‘Girls’ HBO Series Sets New Naked Boundary!
Updated: February 22, 2013
In a previous blog I talked about the familiar-but-often-unnoticeable use of body doubles for actors on the big and small screen.
So what would happen if we saw a “flawed” and imperfect naked body on screen? Would we look away? Would we feel a sense of connection to another human being who isn’t perfect but who dares to walk outside society’s comfort zones?
Would we stand up and cheer, or perhaps give a slow clap ovation from our seat on the couch?
In a recent review of the HBO series, ‘Girls’, the reviewer lambasted Lena Dunham’s character for being naked on screen even though her body is not studio-perfect. Now I love, love, love the show. It is smart, fresh, funny and a true pleasure to watch so I was especially interested in all of the chatter when I first heard about the article. Not surprisingly, the blogosphere was on fire and many female writers had a few choice words to share about their frustration with the reviewer’s perspective.
But was the original reviewer just stating what some of us think but don’t speak? Could it be we are uncomfortable looking at a naked body that isn’t our version of ideal?
Unfortunately we hold others to the same standard we hold ourselves – the pedestal of perfection. We compare ourselves to them and feel bad about ourselves. Even worse yet, we compare ourselves to others and dislike them.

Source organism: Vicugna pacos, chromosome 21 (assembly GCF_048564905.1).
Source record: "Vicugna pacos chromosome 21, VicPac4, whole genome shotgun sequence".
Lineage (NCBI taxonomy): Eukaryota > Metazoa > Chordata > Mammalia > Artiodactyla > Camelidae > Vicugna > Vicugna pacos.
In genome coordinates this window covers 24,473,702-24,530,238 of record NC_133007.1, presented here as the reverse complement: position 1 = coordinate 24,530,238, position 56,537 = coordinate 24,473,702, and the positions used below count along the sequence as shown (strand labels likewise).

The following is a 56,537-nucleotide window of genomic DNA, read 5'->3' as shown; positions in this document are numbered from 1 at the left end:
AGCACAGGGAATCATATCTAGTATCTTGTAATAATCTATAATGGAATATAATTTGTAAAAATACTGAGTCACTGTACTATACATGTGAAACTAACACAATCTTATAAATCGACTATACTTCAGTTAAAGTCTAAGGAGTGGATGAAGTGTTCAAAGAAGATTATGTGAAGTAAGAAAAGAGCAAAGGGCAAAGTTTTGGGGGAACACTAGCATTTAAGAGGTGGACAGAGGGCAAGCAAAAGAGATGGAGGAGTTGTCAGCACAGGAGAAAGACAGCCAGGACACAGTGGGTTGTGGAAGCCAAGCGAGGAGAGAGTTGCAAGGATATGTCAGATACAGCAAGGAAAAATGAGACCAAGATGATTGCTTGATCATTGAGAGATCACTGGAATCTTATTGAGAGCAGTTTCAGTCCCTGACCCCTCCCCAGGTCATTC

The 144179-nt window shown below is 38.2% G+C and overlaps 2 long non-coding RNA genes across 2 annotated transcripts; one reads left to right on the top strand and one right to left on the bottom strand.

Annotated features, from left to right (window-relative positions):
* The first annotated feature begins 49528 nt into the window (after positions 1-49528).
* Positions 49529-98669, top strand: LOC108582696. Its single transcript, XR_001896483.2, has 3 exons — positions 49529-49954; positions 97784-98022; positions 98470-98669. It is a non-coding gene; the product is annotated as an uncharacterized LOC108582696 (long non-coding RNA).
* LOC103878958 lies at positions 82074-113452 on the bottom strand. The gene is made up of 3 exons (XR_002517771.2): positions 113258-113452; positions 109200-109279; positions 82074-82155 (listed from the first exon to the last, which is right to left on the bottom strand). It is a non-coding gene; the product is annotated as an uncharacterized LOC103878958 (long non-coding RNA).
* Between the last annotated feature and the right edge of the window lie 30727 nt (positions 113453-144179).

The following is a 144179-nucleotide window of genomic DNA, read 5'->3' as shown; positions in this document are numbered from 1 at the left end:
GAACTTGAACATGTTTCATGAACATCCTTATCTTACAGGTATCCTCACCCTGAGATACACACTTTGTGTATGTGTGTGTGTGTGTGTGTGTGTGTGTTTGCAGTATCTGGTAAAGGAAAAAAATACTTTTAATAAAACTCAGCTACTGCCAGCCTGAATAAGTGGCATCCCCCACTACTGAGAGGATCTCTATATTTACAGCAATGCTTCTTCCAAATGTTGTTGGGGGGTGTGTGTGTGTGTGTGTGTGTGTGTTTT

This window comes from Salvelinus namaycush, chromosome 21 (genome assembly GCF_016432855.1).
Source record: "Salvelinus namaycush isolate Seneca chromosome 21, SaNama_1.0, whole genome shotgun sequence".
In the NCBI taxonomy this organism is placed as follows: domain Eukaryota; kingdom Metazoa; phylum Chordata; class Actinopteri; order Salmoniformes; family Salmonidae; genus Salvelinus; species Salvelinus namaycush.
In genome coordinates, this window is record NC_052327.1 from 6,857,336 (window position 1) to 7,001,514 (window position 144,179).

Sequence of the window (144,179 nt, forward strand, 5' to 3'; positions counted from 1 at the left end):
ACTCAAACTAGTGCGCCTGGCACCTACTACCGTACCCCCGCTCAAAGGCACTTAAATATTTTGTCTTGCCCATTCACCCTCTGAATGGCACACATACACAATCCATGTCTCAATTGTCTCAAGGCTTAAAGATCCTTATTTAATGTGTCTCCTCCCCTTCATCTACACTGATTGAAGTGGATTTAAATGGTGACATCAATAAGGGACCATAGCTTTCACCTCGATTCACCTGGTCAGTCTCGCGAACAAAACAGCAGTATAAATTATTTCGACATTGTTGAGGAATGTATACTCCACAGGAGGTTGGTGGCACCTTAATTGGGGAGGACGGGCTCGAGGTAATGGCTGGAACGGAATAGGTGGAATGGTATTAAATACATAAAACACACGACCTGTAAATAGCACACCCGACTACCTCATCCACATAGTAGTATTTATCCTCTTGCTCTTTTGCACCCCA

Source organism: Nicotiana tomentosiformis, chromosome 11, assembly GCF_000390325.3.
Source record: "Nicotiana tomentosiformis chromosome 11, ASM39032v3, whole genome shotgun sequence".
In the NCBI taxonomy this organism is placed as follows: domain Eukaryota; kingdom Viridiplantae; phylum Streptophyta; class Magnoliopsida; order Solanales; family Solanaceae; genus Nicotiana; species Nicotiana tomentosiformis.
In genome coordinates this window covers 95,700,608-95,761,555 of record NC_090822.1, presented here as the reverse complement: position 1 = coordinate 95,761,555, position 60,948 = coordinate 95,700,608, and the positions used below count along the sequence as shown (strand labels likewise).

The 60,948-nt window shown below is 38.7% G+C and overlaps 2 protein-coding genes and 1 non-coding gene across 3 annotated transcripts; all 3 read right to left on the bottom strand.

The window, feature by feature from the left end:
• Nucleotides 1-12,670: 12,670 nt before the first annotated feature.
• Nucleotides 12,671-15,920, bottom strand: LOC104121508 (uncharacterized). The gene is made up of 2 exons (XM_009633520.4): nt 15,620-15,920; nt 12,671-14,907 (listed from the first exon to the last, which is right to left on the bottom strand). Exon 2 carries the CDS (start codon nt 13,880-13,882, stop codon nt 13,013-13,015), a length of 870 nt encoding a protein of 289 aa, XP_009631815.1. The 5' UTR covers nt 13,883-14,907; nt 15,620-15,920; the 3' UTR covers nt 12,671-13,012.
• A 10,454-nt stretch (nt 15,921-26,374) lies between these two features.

We see them with the same flaws we don’t want to see in ourselves and we despise them for it. We look at someone who has a little extra cushion around the stomach, whose rear end is not round and perky, whose breasts are not standard all-attainable perfection and we judge. We judge harshly. We don’t like what we see in them because in essence we are looking at ourselves. We spend so many waking hours in the self-talk continuum of degrading ourselves for “letting myself go”, not having enough discipline, being weak, and being less than.
Have you ever uttered these words “are you kidding, you look great” to a friend who was down on herself for putting on a couple of pounds? Of course you have, we all have and we’ve meant it. We give her a break but we are not willing to do the same for ourselves.
We are not the living version of a Barbie doll and yet we still have fabulous lives. We love, we are loved and we have the opportunity to make changes in our lives every single day if we want to. Self-compassion is key to our own weight release and loving our bodies as they are. Just don’t forget to practice compassion for others who don’t look like you, and more importantly, who DO look like you!
Here is a link to the ‘Girls’ Executive Producer’s response to the reviewer’s article.
Do you watch the show? I’d love to hear your comments. Please share them here.
Love and blessings,
This is such a hot button topic for me. Giving myself compassion somehow did not end up in my tool box. I can see the beauty in others all around me, but I cannot see beauty, attractiveness or even “OK-ness” in myself. This self loathing spills over into the kind of men I find attractive. I regularly overlook the comfortable, stable man (carrying 10-50 extra pounds) in favor of the image-obsessed narcissist. But at least I’ve recognized this tendency in myself and have taken myself out of the “arena” until I can get my attitude adjusted.